Dec. 4 - “Montgomery Advertiser” prints a front page story that called the protest a “boycott.”
Dec. 5 - Parks found guilty of charges. Tens of thousands of Blacks walked or carpooled to work. Holt church introduced the newly formed Montgomery Improvement Association with Dr. Martin Luther King Jr as president.
And the rest is history… and outside of the scope of this blog.
June 5, 1956, the court ruled in Browder v. Gayle (1956) that Alabama's racial segregation laws for buses were unconstitutional. The state appealed and the boycott continued.
November 13, 1956, the Supreme Court upheld the district court's ruling.
Dec. 5th marked the beginning of this momentous boycott that touched the hearts and minds of the masses. It was a long time in the making and authorities were given many opportunities to ease tensions but failed to do so on every occasion citing that the law was the law. Robinson’s close proximity to the communities’ complaints and response by authorities led her to create a foolproof plan that implied that Parks was chosen ahead of time to force an arrest so that leadership could respond effectively and galvanize the people. Two other cases already proved that leaving the arrest to chance didn’t allow for the community to be alerted to effective action. This was brilliance at its best.
Jo Anne Robinson identity kept hidden
Robinson’s identification as the architect of the boycott was intentionally hidden to protect her job position as a teacher at Alabama State College. In an excerpt from Vaughn’s book:
"Abernathy said that after it was learned that Robinson was the author of the pamphlets and the master-mind behind the proposed one day protest, he and King knew she had to be protected because she was a teacher at Alabama State College and her actions could easily lead to her termination or worse, so her authorship of the pamphlets was kept secret. From this point onward, secrecy was a dominant theme.” - “The Walls Came Tumbling Down” by Ralph Abernathy as referenced in Vaughn’s The Montgomery Bus Protest’ book.
Upon first reading of these details my jaw dropped as I hadn’t heard Robinson’s name before. I wondered why this would be kept under wraps. After learning that it was of necessity, I grew in respect and admiration for all of the personalities involved. I grew in pride in the communities’ organizational abilities and extreme risks undertaken for our personal freedoms.
Vaughn’s book gives hard evidence that it was impossible to have gotten the word of the protest out through 50,000 flyers as reported by Robinson herself in the timeframe allotted. Vaughn cites the mechanical limitations of the dated equipment and hours needed to complete the task. He used sources familiar with mimeographing machines, and pointed out that the number of revised leaflets produced in the same timeframe given were a fraction of the ones allegedly produced on Dec. 3. I marveled at this author's detective work required to investigate what may seem a minor detail in exposing a major gap in the feasibility of the arguments presented by organizers to protect the innocent (in my eyes). This excerpt is revealing:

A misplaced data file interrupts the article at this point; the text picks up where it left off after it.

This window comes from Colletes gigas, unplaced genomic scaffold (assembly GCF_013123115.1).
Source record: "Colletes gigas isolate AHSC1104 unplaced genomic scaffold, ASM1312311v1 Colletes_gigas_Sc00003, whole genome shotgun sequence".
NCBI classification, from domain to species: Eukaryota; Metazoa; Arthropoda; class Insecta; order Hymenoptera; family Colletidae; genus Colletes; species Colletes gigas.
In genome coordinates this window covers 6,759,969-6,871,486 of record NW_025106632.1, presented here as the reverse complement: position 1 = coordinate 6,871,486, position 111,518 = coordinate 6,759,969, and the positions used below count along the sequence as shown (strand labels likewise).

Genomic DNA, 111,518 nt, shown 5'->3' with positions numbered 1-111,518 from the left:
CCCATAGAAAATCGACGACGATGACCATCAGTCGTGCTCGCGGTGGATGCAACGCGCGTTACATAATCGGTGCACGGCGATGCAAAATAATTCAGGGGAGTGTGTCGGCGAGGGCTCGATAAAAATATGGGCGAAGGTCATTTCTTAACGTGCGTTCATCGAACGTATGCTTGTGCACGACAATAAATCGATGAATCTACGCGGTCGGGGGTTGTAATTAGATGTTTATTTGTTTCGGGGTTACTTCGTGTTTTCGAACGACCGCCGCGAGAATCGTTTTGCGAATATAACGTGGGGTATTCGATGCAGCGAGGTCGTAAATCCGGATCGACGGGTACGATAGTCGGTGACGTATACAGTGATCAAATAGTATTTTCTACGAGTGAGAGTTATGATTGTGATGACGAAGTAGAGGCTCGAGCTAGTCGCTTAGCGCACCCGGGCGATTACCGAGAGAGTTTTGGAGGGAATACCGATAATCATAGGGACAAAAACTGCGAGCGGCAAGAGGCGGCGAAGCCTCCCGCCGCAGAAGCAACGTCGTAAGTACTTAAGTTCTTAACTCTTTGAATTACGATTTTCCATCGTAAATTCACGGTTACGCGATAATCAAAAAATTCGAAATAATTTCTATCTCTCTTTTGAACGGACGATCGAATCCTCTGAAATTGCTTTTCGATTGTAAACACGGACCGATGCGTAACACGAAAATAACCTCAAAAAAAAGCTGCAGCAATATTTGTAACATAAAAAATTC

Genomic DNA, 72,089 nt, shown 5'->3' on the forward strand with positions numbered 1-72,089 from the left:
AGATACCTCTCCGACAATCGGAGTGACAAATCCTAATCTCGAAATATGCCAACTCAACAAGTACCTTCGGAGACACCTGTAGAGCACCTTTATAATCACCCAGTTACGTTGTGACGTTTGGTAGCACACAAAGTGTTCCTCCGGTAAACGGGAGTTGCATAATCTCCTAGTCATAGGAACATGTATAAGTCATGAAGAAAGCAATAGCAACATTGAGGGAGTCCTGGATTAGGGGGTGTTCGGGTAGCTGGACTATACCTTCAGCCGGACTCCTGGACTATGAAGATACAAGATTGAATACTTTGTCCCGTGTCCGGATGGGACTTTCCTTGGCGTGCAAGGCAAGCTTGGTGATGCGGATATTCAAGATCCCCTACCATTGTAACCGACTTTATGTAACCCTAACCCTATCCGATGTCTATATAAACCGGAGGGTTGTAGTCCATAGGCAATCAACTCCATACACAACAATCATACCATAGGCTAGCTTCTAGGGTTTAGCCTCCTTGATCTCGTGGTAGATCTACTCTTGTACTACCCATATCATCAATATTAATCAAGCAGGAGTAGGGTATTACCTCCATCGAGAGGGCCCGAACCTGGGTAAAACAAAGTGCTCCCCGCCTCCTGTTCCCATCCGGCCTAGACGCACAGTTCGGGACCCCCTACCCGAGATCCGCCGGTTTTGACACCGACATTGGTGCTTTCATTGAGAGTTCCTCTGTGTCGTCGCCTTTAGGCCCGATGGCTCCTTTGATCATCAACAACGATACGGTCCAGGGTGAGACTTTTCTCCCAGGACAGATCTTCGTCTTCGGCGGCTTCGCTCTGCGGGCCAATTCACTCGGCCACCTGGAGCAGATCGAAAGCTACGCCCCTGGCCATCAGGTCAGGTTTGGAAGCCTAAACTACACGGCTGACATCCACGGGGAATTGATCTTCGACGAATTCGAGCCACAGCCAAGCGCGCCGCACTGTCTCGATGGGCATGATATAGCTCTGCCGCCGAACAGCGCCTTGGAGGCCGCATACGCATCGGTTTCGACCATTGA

“The volume of work said to have been accomplished with three people following the arrest of Rosa Parks in the time ascribed was impossible; even ten untrained individuals could not have pulled it off in the time stated.” -W. Vaughn, The Montgomery Bus Protests
There is also a footnoted quote by Claressa W. Chambliss who is the owner of a beauty salon that was one of the sites Robinson used to discuss her strategic plans. Chambliss said, “Ms. Parks didn’t just (emphasized) end up on that bus.” In other words, it was a planned event that was required for best success. Planned and orchestrated by Jo Anne Robinson. Robinson saw that otherwise, too much time would have lapsed between the arrest and the galvanization of the community needed to bring attention and exposure to it . She observed that for the other three women arrested previously (Colvin, Browder, Smith) too much was left outside of her purview. A future arrest would require:
I was also impressed that a woman other than Parks was at the forefront of the planning. This adds to what we’ve already learned about the bravery and strength of Rosa Parks. In fact, it is mentioned in the book that Parks’ husband repeatedly warned, “those white folks will kill you.” Knowing all she did prior to Parks’ arrest, she decided to go forth anyway. It was absolutely not a spur of the moment decision. It was well thought out, she weighed the consequences carefully. It took a woman of strong and unshakable convictions that drew from a wellspring larger than anyone is capable of measuring.
Knowing the importance of hiding the true force behind the idea makes all of the personalities in close proximity to Robinson heroes in their own right. Any missteps could have easily worked against a favorable outcome. Time and tide was on our side and the countless Blacks who sacrificed the “convenience” of the bus for dignity speaks volumes of our rock solid wall of strength we possess as a people.
As always, I appreciate that you have read through this blog post. I hope that you’ve become curious to read more books about the great strategic planning behind the Montgomery Bus Boycott. We ask that you consider purchasing your books from our Black owned bookstore, Afriware Books, Co. If there is a title you’d like to purchase that is not mentioned here, or could not be found on the website, feel free to email us at: firstname.lastname@example.org